STING stands over by the piano, wearing a cool leather jacket, and hoodie. Only the trendy glasses hint at the fact he’s a year past state pension age.

You can’t help but wonder if having £100m in the bank and accolades such as Time Magazine’s Top 20 Influential Men In World helps him look so young?

But reflecting on the pop star’s ability to defy the ageing process is not why we’re here today.

It’s a chance to watch and listen to rehearsals of Sting’s musical The Last Ship taking place in Gateshead’s Sage Theatre and set to tour the UK next year, stopping off in Glasgow.

Sting, as it happens isn’t here to sing today. But as the ten performers or so launch into one of the songs from the show – all trademark Sting haunting melodies and clever harmonies - he too breaks into song.

The Last Ship tells of Gideon, a seaman who returns to the shipyard town of Wallsend after 17 years, a working world which is closing its doors for good.

Gideon is played by Jimmy Nail in the musical, a role he seems born to occupy.

But in many ways, it’s Sting’s story.

“I love being part of it all,” he enthuses of the production. “I love the fact that this show is a collaborative process.”

He grins: “I’m normally king of the hill and what I say goes, but when you put together a theatre show and ask for ideas from the cast everyone pitches in. That’s fantastic.”

Has he had to adjust to the collegiate approach a little? After 40 years of success Sting, (including 16 Grammys) perhaps you have become a little set in your ways?

“Well, I’ve been working on this show for six years now so I’ve learned my place,” he says with an easy smile, looking across to Scots director Lorne Campbell. “Although I do speak my mind as well.”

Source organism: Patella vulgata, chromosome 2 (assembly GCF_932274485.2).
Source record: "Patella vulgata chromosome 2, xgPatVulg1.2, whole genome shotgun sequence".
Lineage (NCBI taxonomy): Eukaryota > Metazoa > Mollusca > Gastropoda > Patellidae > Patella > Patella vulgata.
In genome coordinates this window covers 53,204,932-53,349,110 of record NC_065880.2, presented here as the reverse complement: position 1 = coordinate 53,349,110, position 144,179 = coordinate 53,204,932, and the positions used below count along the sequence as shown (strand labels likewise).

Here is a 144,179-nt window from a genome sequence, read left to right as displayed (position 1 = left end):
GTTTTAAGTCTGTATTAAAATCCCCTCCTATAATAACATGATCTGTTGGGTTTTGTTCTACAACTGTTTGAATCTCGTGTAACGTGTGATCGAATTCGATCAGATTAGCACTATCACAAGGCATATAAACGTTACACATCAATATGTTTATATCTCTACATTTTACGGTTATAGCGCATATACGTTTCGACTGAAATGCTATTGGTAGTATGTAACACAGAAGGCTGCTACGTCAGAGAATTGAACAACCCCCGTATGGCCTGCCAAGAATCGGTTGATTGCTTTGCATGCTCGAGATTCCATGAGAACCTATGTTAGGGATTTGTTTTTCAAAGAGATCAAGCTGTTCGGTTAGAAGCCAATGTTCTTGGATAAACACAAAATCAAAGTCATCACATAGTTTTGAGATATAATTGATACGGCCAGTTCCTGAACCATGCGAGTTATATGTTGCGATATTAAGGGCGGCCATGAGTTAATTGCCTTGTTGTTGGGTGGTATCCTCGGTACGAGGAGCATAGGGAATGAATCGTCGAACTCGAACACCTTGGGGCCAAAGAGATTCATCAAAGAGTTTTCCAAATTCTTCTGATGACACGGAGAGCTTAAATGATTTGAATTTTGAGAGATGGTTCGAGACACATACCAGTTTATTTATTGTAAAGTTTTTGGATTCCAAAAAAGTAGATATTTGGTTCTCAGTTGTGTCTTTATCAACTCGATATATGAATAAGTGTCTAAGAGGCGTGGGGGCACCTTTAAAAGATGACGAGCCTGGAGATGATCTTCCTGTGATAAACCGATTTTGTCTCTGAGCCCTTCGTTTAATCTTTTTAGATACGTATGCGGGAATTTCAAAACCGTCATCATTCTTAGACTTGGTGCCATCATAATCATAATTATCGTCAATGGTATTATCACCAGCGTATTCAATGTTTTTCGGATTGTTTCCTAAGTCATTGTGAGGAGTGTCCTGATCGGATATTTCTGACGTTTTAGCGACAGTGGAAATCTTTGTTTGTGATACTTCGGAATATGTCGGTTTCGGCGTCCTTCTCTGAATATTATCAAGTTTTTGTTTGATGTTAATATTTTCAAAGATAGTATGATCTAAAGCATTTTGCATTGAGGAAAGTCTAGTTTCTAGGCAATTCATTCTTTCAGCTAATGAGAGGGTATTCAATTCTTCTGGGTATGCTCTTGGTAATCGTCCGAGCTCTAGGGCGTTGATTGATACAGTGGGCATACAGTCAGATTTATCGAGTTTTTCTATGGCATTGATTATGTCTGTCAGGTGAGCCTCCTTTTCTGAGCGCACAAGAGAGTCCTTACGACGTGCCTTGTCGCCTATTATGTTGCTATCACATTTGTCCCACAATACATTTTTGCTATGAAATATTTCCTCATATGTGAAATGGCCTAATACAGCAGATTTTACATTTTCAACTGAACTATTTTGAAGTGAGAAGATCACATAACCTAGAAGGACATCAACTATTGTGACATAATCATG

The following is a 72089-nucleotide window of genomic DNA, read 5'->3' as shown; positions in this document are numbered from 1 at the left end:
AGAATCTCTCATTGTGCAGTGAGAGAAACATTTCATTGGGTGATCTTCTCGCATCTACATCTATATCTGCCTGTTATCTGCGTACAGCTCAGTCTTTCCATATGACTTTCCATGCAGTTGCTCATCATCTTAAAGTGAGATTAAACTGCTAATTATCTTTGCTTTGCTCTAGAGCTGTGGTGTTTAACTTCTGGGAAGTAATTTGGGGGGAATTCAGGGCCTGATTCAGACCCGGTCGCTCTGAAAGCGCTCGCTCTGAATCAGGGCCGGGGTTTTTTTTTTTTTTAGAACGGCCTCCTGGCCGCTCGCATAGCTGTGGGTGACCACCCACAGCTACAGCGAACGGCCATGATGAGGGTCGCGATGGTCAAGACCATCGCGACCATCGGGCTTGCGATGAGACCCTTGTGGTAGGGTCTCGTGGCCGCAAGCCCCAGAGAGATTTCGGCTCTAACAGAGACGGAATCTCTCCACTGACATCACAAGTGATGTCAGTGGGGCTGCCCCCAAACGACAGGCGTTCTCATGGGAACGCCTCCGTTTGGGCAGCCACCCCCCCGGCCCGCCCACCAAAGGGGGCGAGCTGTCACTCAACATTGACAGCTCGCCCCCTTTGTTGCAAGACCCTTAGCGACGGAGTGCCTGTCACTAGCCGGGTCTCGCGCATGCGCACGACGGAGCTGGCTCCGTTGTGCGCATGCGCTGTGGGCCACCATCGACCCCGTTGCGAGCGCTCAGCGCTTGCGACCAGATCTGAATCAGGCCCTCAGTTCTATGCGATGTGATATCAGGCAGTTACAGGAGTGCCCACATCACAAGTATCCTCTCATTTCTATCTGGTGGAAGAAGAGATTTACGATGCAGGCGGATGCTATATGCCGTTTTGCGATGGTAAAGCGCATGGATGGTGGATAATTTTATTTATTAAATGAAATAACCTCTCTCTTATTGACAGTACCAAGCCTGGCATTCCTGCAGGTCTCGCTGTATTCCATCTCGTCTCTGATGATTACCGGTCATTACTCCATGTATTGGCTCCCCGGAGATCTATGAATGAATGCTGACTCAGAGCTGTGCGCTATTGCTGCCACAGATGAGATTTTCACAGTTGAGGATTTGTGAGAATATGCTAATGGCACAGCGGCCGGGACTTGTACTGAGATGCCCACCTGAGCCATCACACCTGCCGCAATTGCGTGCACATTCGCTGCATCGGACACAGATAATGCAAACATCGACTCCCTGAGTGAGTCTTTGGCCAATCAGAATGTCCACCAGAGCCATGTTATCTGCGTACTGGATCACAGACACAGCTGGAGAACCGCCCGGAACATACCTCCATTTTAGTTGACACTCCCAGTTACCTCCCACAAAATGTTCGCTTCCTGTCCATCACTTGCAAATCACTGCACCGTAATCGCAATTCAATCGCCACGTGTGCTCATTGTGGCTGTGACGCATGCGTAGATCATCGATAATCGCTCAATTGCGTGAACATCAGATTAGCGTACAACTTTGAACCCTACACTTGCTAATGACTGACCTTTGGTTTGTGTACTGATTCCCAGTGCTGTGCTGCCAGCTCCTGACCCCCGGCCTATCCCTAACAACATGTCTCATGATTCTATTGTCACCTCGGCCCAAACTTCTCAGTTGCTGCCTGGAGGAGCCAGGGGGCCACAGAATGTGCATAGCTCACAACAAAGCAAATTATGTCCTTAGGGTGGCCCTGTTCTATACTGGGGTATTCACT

Shipyard towns create paradoxical feelings. The work was dirty and demanding, it was grimy and sometimes dangerous. And it didn’t pay fortunes. But what it gave Newcastle and Glasgow was a powerful sense of community.

“That’s what I really love about the play,” he says. “The idea was to capture that relationship shipyard workers had.”

The story runs across three generations. One generation sees the yard as their lives, then the next generation looks at the shipyard and runs away from it. But the third generation doesn’t have it.

The music is a mix of genres, with a strong leaning towards folk.

“Yes, it reflects the Scots and Irish influences in the North East,” he says. But it’s not folk dominant. Sting, as always, uses a vast range of genres to produce powerful melodies and great tempo shifts.

“I was exposed to a lot of folk music as a kid. So in some sense it’s my homecoming.”

It is. Sting was born yards away from the Wallsend shipyard. “Every morning I’d see thousands of men walk to work. It was a frightening, dark, noisy place and for a while I thought that was my future.

“I wondered if this was what I had to do to be a man, but it was the last thing I bloody (not word used) wanted.

“In many ways I abandoned that community. I went to a grammar school in the city and I’ve felt that rift since the age of eleven.”